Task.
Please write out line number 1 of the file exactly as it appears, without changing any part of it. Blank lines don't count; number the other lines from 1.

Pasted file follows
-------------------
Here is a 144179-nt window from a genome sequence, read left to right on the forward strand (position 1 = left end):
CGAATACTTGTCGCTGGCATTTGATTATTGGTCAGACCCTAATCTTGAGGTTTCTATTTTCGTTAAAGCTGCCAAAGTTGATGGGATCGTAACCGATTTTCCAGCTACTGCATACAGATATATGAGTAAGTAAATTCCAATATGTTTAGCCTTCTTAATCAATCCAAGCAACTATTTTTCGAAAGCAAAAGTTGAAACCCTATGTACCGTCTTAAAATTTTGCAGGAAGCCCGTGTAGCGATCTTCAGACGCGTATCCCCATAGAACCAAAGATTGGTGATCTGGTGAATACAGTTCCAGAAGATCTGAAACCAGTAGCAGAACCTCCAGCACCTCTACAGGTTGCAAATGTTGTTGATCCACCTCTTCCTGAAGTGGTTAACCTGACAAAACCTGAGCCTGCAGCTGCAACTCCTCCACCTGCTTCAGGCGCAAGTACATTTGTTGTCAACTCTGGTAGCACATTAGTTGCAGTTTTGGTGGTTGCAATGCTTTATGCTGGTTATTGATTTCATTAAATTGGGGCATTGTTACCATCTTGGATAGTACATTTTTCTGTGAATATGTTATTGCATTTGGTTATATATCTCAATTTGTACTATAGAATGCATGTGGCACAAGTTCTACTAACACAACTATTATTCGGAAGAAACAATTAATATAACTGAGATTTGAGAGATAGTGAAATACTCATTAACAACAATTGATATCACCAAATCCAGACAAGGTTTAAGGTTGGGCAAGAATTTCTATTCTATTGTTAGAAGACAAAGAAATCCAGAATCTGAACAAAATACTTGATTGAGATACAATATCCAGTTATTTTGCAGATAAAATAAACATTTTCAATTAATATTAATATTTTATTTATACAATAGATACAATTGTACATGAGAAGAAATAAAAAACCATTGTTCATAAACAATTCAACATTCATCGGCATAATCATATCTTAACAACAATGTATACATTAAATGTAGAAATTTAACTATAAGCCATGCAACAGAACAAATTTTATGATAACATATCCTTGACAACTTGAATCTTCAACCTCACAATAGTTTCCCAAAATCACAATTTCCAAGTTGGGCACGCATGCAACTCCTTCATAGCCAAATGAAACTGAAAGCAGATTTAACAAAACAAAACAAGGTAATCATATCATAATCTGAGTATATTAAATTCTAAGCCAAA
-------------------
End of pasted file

Here is a 144179-nt window from a genome sequence, read left to right on the forward strand (position 1 = left end):